Out Is The New In

For me, the most important evolution in any GLBTQ person’s life is becoming comfortable in their own skin. We’ve come a long way from bullying and hate crimes and made coming out more comfortable than before. But as world leaders, advertising executives and pop stars come out in defense of the queer community, I have to make the unpopular argument that maybe we’ve gone too far. And I, for one, wouldn’t mind going back in the closet — at least a little. Just hear me out.

Reason #1 A little Background Information

I know that, at first blush, going back into the closet sounds like a ludicrous and unnecessary idea. That goes double, perhaps, in 2012 when coming out of the closet is a fairly fashionable thing to do — at least in Hollywood.

Take Neil Patrick Harris for instance, a C-list celebrity actor who managed to wrangle media mogul/star maker Oprah Winfrey to come to his home for a quick, televised chat with him…and his life partner. George Takei managed to revive his 40-year faded star by outing himself to the world through his Twitter account. Even DC Comics’ Green Lantern is scheduled for a reboot next month as a gay character to sell a few more copies.

Now, I’m not complaining. That would be ludicrous. But doesn’t it all seem a little sudden? It’s getting so you can’t browse the blogosphere without hearing about a newly out starlet, a LGBTQ friendly ad campaign or presidential announcement. In the last few months J. Crew, JC Penney, Levi’s, KY Jelly, Gap and Ray Ban have all pumped out queer-friendly ads. Like how you’d never heard the word hashtag, and now you can’t escape it.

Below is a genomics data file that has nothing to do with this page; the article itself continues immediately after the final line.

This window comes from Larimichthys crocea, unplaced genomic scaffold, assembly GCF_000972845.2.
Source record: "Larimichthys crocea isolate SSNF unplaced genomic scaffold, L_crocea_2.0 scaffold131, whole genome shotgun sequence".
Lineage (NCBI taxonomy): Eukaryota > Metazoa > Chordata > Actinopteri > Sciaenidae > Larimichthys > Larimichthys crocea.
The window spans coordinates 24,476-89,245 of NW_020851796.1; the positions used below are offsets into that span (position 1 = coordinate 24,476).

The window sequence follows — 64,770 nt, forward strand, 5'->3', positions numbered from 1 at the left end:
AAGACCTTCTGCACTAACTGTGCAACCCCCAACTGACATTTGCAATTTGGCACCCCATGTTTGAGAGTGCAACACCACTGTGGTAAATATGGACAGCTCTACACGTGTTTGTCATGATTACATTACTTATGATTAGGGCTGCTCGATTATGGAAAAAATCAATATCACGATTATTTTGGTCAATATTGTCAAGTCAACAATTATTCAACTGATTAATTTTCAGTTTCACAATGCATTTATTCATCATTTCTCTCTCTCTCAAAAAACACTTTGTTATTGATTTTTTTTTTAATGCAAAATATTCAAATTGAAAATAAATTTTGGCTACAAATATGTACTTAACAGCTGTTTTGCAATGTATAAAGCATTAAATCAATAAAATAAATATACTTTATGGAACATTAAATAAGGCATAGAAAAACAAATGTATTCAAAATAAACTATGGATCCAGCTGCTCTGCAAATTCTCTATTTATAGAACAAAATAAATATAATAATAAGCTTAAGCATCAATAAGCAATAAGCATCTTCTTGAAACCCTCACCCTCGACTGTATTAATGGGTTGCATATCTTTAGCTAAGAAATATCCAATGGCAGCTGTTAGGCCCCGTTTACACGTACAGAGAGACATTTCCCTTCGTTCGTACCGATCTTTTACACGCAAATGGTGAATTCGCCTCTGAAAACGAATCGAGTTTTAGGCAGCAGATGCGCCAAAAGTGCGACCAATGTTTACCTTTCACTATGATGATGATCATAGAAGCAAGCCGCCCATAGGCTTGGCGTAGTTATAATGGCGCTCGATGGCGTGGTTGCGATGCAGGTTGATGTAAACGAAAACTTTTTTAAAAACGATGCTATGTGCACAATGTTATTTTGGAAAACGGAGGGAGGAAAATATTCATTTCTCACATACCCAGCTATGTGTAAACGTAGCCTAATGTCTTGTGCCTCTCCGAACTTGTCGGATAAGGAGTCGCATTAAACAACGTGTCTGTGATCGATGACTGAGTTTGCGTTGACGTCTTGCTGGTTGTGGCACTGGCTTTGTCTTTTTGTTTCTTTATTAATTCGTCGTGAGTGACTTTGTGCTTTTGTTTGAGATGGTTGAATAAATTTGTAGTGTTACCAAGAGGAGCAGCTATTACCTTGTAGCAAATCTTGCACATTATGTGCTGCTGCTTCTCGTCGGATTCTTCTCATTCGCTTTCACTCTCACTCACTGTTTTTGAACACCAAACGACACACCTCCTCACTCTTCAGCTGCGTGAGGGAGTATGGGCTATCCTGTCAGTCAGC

While we’re all being terribly trendy, it might not kill us to remember a time before the fad. Like when, once upon a time, the media only saw fit to mention the LGBTQ community when one of us was the victim of a hate crime or forcefully outed by former friends or an unfortunate episode of bathroom shenanigans.
Those were awkward times. Coming out before it was trendy was never a career booster. For most of us, the moment we realized we were gay can be told in the form of a cringe-worthy anecdote.

Take my experience for example. Before I realized I was gay, I was an oblivious middle school outcast, comfortable in those early years of naïveté when you didn’t know what the rest of the world thought of you and it never occurred to you to ask.

Lucky for me, Holly Weaver — the most beautiful girl in school — was kind enough to intervene. It was in the poorly air-conditioned locker room, a few minutes before gym class. Holly stood there beautiful in matching pastel-pink underwear, brushing her hair behind her ear and giggling with other popular girls that I’d never spoken to.